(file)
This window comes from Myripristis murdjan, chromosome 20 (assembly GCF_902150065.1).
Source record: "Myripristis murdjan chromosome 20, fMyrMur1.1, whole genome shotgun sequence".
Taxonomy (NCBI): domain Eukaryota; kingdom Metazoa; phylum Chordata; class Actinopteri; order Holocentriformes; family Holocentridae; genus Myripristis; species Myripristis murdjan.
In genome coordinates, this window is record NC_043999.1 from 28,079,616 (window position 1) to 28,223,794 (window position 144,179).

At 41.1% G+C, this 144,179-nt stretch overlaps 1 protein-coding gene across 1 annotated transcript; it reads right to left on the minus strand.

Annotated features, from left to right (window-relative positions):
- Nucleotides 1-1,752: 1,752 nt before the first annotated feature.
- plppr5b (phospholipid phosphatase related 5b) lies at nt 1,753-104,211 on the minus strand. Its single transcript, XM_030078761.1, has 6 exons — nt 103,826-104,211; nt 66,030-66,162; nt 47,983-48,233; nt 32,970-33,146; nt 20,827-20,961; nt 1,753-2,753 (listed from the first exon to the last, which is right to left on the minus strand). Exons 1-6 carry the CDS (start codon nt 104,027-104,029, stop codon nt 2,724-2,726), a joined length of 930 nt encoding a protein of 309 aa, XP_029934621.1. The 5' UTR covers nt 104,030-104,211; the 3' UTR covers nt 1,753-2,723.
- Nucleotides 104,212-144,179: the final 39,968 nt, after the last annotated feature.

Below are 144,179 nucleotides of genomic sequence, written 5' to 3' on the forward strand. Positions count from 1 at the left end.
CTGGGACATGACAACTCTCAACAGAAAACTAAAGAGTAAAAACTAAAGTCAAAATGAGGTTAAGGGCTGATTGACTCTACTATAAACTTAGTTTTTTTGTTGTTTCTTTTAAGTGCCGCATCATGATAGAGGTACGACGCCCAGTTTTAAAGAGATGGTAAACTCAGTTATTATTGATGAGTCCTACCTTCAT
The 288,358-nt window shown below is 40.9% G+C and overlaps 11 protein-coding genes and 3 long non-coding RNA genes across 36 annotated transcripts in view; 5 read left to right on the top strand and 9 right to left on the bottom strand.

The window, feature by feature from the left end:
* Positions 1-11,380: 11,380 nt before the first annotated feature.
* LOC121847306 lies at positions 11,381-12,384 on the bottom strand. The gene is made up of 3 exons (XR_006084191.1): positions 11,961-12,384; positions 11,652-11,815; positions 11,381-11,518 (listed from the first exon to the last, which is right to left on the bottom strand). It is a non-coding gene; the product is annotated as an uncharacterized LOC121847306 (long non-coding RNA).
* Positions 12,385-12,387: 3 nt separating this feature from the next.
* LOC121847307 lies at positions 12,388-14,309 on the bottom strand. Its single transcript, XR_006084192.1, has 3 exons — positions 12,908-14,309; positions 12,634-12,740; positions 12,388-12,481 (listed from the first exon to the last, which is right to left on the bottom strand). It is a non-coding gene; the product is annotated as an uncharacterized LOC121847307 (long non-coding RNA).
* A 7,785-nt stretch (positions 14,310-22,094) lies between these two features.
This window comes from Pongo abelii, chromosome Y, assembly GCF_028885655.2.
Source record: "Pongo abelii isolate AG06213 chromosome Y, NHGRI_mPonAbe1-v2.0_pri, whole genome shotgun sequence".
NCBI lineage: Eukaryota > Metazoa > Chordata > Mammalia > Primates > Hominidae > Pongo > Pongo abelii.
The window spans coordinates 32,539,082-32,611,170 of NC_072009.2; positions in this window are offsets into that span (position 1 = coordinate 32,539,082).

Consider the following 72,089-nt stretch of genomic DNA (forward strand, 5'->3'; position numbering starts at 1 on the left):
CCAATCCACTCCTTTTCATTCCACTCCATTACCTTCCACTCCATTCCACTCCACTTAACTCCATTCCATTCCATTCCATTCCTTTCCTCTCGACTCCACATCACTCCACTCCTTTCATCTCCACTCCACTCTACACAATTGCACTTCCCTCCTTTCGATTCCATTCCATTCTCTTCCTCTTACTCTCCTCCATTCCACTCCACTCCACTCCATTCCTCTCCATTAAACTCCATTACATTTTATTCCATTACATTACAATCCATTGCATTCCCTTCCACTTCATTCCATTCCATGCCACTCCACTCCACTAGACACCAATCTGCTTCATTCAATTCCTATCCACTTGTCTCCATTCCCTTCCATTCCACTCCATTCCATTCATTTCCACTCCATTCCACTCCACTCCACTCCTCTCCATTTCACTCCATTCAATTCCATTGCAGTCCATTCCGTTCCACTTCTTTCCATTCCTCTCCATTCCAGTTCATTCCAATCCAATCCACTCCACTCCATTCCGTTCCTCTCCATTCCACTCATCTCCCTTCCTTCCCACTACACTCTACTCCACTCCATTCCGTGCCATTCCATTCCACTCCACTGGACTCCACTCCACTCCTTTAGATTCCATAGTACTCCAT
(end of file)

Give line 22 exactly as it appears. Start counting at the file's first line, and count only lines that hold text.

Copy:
The window spans coordinates 32,539,082-32,611,170 of NC_072009.2; positions in this window are offsets into that span (position 1 = coordinate 32,539,082).